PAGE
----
Excavation of buried settlement continues


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Timbuctoo may be buried underground, but some in Westhampton, N.J. call it home. “They write ‘Westhampton’ [on postage], but if you ask them, they’ll tell you they live in Timbuctoo,” said Christopher Barton, an anthropology graduate student, who leads an excavation of the buried African American village. 

Timbuctoo is located near a Civil War Memorial Cemetery [Credit: Paul Klein/Temple News]

Barton leads a team of approximately 15 Temple students and volunteers working to excavate the “lost” village, which sits 30 minutes outside of Philadelphia. 

The village, founded some time around the mid-1820s, originally stood in a secluded field, just off of Rancocas Road, and was a haven for freed runaway slaves. 

Barton said that it’s a common misconception that because Philadelphia had Quakers, it was a safe area for blacks, when in reality Philadelphia was a popular headquarter for bounty hunters. 

“Frederick Douglas calls it a vile city [in his writings],” Barton noted. 

At its peak in the 1880s, Timbuctoo had anywhere between 25 and 150 residents of multi-ethnic backgrounds. During the Great Depression, job scarcity drew residents away from the village, and Timbuctoo began to lose its autonomy. The last original residents moved away in the 1950s.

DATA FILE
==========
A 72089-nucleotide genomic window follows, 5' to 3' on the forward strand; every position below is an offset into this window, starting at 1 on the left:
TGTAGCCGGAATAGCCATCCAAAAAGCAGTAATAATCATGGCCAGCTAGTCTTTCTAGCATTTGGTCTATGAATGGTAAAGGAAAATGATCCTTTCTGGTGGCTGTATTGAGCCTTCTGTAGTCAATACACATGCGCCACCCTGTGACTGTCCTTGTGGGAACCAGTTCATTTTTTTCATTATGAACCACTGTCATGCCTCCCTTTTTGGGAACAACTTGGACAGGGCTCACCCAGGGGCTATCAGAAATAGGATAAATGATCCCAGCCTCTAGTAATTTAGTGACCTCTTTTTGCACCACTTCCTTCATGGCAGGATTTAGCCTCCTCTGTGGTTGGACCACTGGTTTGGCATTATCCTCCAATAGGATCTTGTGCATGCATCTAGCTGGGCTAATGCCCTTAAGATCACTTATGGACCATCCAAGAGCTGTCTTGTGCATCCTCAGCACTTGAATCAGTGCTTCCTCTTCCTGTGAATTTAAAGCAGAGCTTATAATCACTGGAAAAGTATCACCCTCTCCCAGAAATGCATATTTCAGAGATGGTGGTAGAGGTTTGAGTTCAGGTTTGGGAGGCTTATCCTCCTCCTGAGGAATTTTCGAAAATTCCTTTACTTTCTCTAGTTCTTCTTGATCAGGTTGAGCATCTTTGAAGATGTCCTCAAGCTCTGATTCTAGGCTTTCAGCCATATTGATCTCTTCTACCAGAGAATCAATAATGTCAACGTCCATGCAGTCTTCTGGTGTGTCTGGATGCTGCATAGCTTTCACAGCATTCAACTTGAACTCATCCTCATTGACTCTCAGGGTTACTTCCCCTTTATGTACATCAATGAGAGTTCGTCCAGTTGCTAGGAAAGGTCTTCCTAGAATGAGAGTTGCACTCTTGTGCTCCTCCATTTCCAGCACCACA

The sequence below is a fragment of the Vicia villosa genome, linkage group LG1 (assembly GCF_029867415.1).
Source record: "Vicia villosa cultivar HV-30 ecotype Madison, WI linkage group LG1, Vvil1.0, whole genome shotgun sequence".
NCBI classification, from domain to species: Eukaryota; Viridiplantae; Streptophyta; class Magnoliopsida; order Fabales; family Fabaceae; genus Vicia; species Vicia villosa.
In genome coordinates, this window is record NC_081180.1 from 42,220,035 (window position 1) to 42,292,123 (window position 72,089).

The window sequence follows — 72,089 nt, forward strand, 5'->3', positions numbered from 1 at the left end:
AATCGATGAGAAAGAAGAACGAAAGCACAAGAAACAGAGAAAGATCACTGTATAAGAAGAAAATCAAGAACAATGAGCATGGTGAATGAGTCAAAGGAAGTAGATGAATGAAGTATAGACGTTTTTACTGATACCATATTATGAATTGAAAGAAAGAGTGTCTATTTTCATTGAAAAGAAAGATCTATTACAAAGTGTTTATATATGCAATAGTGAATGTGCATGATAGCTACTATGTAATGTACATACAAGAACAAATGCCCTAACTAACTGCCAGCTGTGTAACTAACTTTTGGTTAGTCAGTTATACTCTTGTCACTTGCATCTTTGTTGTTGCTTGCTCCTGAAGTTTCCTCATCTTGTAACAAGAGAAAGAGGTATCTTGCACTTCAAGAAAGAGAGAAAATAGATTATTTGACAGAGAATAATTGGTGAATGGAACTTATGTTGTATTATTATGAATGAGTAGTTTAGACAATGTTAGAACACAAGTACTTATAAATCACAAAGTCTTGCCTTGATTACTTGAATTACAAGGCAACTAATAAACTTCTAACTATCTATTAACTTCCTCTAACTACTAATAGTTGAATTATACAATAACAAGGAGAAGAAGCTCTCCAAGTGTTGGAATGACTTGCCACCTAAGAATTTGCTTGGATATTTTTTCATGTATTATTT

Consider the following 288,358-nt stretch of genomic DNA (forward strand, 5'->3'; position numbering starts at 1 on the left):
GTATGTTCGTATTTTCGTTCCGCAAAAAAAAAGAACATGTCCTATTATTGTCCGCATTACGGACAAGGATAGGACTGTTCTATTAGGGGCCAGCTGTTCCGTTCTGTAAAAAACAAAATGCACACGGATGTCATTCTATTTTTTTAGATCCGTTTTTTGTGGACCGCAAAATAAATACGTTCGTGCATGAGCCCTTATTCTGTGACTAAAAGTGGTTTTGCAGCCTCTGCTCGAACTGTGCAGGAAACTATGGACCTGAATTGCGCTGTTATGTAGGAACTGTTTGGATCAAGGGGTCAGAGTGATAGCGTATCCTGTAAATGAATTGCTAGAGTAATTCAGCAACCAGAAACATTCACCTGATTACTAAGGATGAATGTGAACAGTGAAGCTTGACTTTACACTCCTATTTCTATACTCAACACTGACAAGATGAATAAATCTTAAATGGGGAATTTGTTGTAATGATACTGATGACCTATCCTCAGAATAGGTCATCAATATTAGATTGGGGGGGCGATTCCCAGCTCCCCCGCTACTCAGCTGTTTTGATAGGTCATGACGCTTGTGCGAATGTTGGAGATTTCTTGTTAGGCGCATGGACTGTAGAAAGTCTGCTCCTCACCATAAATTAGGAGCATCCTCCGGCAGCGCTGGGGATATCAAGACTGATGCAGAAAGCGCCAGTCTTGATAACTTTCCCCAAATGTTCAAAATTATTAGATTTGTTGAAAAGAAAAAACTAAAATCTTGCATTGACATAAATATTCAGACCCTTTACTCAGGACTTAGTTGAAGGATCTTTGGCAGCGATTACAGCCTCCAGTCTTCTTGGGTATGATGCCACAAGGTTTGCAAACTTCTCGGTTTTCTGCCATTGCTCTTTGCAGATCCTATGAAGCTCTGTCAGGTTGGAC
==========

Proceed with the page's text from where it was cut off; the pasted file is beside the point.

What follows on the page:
Most residents were farmhands or worked in Quaker-owned brickyards. The need for farmland may have contributed to the rapid destruction of the town. 

Over one foot of earth covered the remains of the town, making it too deep for the natural biodegradable process to uncover in 50 or 60 years. 

Before excavation began, Westhampton sponsored a geophysical survey. The results allowed Barton’s team to identify building materials deep underground, as well as human remains in unmarked graves. 

Timbuctoo also houses 13 marked graves of black Civil War soldiers. 

A vast majority of the artifacts found were for construction purposes, especially brick. Glass found in various forms, including whole bottles, may indicate the residents of Timbuctoo recycled their garbage, Barton said. 

Remnants of glass compote, made to look like an expensive and decorative cut glass, paint a picture of a society attempting to distinguish an identity through consumerism. 

Children’s toys revealed a connection that Timbuctoo shared with popular culture of the early 20th century. 

In addition, Temple students found more than 20 jars of Dixie Peach and Royal Crown brand hair pomade, a product that remains popular in African American consumerism today. 

Artifacts brought back to the university will be cleaned and returned to Westhampton Township. 

The team has uncovered only about 10 percent of the four-acre site so far. 

Still, he stressed the respect team members must maintain for the site as a place of historical significance. 

“Archaeology is a very invasive way to figure out the past,” Barton said. 

Source: The Temple News [August 30, 2011]



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